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Mario Draghi, President of the European Central Bank (ECB) addresses a press conference following the meeting of the Governing Council in Frankfurt am Main, Germany, on September 7, 2017.

DANIEL ROLAND/AFP/Getty Images

The Americans are doing it. The Canadians are doing it. Why not the Europeans?

The United States and Canada are raising interest rates – the Bank of Canada did so again on Wednesday, fully reversing the cuts of 2015. At the same time, the U.S. Federal Reserve is now examining ways of selling the massive amounts of bonds it acquired under the quantitative easing (QE) program.

In other words, "policy normalization" is under way in the United States and in Canada. Not in Europe. On Thursday, the European Central Bank left interest rates unchanged and is sticking to the script on QE. The ECB will continue buying €60-billion a month of bonds at least through December – "or beyond if necessary" – as long as inflation remains a fair amount below its target of close to 2 per cent.

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It gave no details on how it expects to end the €2-trillion QE program, even though the great unwinding should happen fairly soon. At a press conference in Frankfurt, ECB president Mario Draghi said the ECB's governing council on Thursday held "very, very preliminary discussions" on how to wean the markets and the economy off QE. The "bulk of these decisions" on QE tapering will be made in October, he added.

Analysts and economists expect the ECB to ease its foot off the QE gas in early 2018, perhaps by reducing the monthly bond purchases by €20-billion or so. Whatever happens, the process is expected to be fairly slow, for fear that axing QE overnight would drive up bond yields in a hurry, lifting the debt financing costs of struggling countries like Italy and sending the euro on a tear. A strong euro is bad news for exporters and has a dampening effect on inflation.

Euro-zone growth is strong – the region's gross domestic product is expected to rise 2.2 per cent this year, according to the ECB's newest forecast. Unemployment is sinking and six million jobs have been created since 2013. Inflation, while still below the target level, is in place; the threat of deflation – falling prices – is long gone. The Germans, never fans of the QE money-printing juggernaut, are calling for its demise. So are bankers. On Wednesday, Deutsche Bank boss John Cryan said the era of QE and ultra-cheap money has to end because they are warping asset values. "We are now seeing signs of bubbles in more and more parts of the capital market," he said at a conference in Frankfurt.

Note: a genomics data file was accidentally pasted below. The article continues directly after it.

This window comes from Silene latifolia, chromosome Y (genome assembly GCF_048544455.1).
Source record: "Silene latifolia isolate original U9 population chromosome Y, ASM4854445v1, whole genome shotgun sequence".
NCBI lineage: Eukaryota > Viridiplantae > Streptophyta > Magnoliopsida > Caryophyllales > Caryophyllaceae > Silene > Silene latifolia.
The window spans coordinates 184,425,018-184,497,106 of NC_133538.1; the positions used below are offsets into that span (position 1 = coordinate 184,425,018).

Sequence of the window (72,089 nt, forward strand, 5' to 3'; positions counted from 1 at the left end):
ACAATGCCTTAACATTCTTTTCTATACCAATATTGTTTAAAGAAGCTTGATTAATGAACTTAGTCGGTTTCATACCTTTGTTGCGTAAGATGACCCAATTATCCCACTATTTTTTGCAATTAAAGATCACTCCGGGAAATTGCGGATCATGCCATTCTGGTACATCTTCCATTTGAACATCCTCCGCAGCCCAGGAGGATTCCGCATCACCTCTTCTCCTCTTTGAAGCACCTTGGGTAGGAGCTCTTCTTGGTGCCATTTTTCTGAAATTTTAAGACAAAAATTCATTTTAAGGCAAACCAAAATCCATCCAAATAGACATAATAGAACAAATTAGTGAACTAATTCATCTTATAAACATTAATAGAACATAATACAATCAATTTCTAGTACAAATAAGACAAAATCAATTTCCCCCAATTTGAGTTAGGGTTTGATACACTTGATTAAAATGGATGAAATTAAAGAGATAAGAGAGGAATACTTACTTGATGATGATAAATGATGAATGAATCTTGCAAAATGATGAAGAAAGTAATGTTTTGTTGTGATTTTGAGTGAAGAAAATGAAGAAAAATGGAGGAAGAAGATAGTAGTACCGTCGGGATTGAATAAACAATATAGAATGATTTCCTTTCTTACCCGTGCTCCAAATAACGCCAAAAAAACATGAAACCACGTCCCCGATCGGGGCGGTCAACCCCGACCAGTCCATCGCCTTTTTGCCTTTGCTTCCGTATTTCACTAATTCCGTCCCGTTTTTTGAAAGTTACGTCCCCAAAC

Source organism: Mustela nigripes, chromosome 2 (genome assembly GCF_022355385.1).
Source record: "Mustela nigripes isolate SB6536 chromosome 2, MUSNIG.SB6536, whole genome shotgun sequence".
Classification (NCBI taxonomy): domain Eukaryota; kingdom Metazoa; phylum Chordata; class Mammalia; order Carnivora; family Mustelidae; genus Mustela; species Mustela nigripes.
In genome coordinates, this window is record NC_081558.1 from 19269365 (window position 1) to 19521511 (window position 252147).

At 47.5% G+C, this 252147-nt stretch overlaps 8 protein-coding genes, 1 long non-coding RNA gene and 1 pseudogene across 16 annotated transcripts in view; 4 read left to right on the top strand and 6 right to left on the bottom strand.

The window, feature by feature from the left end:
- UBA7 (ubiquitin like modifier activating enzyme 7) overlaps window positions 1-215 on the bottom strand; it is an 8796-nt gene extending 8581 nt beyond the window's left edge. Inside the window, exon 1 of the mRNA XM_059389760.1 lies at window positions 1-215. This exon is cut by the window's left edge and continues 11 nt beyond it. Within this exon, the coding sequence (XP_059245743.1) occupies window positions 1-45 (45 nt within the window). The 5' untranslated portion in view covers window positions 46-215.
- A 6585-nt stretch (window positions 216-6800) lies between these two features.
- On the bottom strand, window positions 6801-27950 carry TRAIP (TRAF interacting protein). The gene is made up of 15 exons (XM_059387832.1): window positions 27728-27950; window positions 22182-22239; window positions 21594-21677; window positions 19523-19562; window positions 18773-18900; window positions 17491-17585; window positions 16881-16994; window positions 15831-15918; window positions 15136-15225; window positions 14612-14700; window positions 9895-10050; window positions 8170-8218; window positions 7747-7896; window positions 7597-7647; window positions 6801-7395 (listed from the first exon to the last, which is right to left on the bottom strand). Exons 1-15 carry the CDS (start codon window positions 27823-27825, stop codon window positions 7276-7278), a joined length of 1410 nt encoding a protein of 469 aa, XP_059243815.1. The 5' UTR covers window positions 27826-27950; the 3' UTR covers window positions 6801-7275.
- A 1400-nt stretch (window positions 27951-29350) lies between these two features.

So why has Mr. Draghi been so slow, perhaps afraid, to kill off QE? In good part, blame the soaring euro. It hit $1.20 (U.S.) after Mr. Draghi's press conference. That's up 14 per cent against the dollar this year and 6 per cent on a trade-weighted basis. While the exchange rate is officially not an ECB policy concern, there is no doubt it's weighing heavily on Mr. Draghi's mind. "The recent volatility in the exchange rate represents a source of uncertainty which requires monitoring," he told the media.

Mr. Draghi would not want a much stronger euro – the current level is strong enough, perhaps too strong. He would not want a much weaker euro, and he surely doesn't want a highly volatile euro, which drives corporate treasurers and finance directors crazy.

There is a good chance the euro could go on a roller-coaster ride in the next few months and here's why: Donald Trump.

The U.S. President wants to overhaul the tax code. This week, he promised "major, major tax cuts [for individuals], the biggest since Ronald Reagan," and an effort to "cut the business tax rate as much as possible, ideally [to] around 15 per cent." The top tax rate for corporations is now 35 per cent.

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If Mr. Trump's tax gamble pays off, the U.S. dollar would probably soar, all the more so if it motivates big American companies, like Apple, to repatriate the trillions of dollars they have stashed overseas in tax havens. If the gamble fails – and it could given Mr. Trump's miserable attempts at pushing through legislation – the dollar would probably sink.

A soaring or sinking greenback could have a drastic effect on the euro. If the euro sinks a lot because of a suddenly higher dollar, the ECB would have the cover to ditch QE fairly quickly. If the euro soars against a suddenly weaker dollar, the ECB might want to keep QE in place somewhat longer.

Mr. Draghi did not mention Donald Trump or his tax plans at the press conference. Why would he? But he did mention exchange-rate volatility. If anyone can ensure exchange-rate volatility, it's Mr. Trump, and that might be why the ECB is loath to make key decisions today as to when and how QE will drop away.

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